African American Response to Uncle Tom's Cabin by Harriet Beecher Stowe

African American Response to Uncle Tom's Cabin by Harriet Beecher Stowe

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African American Response to Uncle Tom's Cabin

  Many African American 19th Century critics saw Harriet Beecher Stowe's Uncle Tom's Cabin as a ray of hope and a means out of oppression. Critics praised the dialogue, the interjected sentimental stories, as well as the characterization. In fact, many considered the novel to be a gift from God. Uncle Tom's Cabin was the only popularized writing at the time that touched upon slavery as negative. The novel was popular in general but more importantly to African Americans. However, the response to the book was limited considering the scarcity of African American newspapers and writers. Much of the African American population at the time was held down by slavery, illiteracy, and/or a lack of places to publish.


      One of the few venues for African American reaction was Frederick Douglass' Paper. William G. Allen, a free black teacher, comments on a particular scene of dialogue in Uncle Tom's Cabin in his letter to this publication: "The religious conversation between the slave-tenders . . . is a capital thing . . . . How it tells upon the miserable spittle-licking religionists of the present day, who, as Tom Stoker has it, are running up a bill all their lives with the devil, calculating to sneak out when pay time comes" (Allen). This discussion between Tom Stoker, Mr. Marks, and Mr. Haley is about whether the slave trade is a Christian business. Mr Haley says, "I b'lieve in religion, and one of these days, when I've got matters tight and snug, I calculates to tend to my soul and them ar matters; and so what's the use of doin' any more wickedness than 's re'lly necessary?--it don't seem to me it's 't all prudent" (Stowe 57). Tom Stoker replies that Mr. Haley is just trying to do evil things all his life with slavery, only to sneak out in the end and go to heaven. William G. Allen, in reference to this scene, commends Stowe's comparison and the relationship between Christianity and slavery.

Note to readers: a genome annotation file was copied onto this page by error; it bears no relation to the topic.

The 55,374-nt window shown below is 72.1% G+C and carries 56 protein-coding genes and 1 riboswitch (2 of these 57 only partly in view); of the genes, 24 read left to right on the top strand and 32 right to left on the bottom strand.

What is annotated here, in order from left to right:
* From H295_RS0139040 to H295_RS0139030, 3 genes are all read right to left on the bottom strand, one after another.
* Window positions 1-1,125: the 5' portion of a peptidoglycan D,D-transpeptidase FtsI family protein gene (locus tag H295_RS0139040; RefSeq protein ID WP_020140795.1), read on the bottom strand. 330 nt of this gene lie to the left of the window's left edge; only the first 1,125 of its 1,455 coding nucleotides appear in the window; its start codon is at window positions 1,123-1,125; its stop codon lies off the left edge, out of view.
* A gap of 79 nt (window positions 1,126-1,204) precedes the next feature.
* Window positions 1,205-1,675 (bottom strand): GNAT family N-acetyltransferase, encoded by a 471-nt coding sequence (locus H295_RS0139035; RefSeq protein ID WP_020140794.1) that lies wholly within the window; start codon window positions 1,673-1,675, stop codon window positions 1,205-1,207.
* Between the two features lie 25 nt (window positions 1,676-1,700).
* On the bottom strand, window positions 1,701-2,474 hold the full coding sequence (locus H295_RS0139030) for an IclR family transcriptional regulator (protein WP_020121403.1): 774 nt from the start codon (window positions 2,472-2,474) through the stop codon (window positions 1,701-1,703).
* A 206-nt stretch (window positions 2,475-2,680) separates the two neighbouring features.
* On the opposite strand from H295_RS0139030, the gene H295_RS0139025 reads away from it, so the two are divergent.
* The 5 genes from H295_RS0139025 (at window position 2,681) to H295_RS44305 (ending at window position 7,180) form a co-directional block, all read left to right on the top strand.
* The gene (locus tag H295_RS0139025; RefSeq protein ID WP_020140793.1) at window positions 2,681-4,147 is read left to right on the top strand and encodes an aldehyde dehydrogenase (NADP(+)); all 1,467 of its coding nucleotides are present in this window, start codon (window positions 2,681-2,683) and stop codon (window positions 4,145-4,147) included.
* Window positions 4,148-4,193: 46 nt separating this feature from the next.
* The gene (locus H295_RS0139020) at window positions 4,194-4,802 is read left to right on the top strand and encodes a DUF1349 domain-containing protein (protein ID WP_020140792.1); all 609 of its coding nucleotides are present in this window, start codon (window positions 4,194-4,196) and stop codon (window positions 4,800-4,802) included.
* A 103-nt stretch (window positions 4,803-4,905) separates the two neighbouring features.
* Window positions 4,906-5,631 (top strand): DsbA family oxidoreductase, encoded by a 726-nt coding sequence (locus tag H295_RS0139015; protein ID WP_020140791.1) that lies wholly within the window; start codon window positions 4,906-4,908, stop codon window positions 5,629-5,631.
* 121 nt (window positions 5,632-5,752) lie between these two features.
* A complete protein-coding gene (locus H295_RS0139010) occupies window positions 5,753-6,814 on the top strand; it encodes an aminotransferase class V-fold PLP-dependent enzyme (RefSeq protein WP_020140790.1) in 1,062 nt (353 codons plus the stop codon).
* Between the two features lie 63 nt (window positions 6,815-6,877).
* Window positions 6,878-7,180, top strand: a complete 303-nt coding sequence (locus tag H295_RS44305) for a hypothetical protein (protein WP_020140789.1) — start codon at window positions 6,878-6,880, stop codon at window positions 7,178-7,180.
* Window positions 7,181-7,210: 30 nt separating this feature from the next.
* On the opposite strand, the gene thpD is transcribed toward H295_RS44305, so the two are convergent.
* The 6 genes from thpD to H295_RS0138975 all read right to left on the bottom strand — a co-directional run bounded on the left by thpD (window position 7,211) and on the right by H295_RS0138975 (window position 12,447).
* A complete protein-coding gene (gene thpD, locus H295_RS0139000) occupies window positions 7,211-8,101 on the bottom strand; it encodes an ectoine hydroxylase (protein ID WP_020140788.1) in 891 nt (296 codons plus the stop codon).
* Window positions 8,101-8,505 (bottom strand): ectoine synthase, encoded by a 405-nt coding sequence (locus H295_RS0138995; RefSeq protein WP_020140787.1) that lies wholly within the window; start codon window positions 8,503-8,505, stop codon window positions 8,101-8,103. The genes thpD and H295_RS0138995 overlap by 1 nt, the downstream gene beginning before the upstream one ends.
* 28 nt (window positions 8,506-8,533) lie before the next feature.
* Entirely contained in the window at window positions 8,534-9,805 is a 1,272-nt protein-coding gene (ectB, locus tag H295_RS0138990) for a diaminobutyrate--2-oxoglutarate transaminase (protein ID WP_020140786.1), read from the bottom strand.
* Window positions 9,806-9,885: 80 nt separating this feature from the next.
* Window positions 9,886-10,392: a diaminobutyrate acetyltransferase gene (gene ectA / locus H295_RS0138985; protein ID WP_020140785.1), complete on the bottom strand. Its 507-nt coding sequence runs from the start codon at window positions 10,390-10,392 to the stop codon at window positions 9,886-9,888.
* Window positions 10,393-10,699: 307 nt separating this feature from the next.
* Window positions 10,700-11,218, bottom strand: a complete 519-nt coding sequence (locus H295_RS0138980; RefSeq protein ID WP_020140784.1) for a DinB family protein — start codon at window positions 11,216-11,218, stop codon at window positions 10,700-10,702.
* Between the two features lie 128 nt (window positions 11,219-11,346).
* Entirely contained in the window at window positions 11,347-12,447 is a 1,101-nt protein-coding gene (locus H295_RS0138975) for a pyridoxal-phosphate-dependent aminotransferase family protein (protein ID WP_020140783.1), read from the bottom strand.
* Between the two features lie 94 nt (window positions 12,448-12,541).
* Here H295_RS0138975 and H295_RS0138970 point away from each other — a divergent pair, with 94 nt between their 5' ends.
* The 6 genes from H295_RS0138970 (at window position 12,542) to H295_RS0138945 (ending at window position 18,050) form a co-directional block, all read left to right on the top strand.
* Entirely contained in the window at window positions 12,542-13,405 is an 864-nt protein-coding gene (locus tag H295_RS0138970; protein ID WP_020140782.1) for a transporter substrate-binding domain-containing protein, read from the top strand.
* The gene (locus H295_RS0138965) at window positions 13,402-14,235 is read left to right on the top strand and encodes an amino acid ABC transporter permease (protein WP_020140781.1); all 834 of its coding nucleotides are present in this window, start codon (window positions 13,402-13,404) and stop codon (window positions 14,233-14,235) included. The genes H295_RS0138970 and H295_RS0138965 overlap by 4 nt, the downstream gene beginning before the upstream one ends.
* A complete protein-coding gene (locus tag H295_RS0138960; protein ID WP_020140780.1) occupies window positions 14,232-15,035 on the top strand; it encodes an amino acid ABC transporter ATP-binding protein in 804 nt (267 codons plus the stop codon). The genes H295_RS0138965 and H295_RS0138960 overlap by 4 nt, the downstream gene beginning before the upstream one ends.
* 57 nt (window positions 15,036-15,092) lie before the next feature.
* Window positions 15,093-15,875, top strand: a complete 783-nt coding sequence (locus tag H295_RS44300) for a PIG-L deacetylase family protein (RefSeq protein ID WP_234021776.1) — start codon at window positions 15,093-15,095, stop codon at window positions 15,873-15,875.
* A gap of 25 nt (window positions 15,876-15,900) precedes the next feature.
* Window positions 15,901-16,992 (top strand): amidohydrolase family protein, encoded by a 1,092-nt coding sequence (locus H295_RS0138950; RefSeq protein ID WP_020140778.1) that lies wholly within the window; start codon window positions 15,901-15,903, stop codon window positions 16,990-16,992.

Allen also praises the touching story of the Quadroon girl in Volume II, Chapter XXXIV. He writes, "The story of the Quadroon girl . . . exceeds anything that I have ever read, in all that is soul-searching and thrilling" (Allen). In the story of Cassy, the Quadroon girl, she helps nurse Uncle Tom back to health after having been beaten and tells him that there is no God.

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Uncle Tom ministers to her and convinces her that there is in fact a God. The scene is quite sensational and touching. Allen is commenting on the beauty of the consolation between both Cassy and Uncle Tom as being the most touching scene in the novel.


      The African-American critics also praised the different characterizations in the novel. Gamaliel Bailey, one of these editorialists, writes about the wonderful characterization in the novel in his article in The National Era. ". . . [I]ts characters are strongly drawn, refreshingly peculiar and original, yet wondrously true to nature and to many a reader's experience of life" (Bailey). He specifically comments on the characters of Uncle Tom and Eva. He writes, "There are two characters in this work which will live as long as our literature - - Tom and little Eva - - the ebony statue of Christlike patience - - the rose of love blossoming with immortal sweetness at its base. No human heart can receive these two visitants . . . without taking in with them the . . . Spririt of humanity, and the stern Angel of justice" (Bailey). Allen commends the characterization of the different slaveholders. "What delineations of character - St. Clare and Legree, extremes of slaveholders. While the latter is a fit representative of the system of the pit, the former shows that not even slaveholding itself can blot out every whit of whatsoever is good in the human heart" (Allen).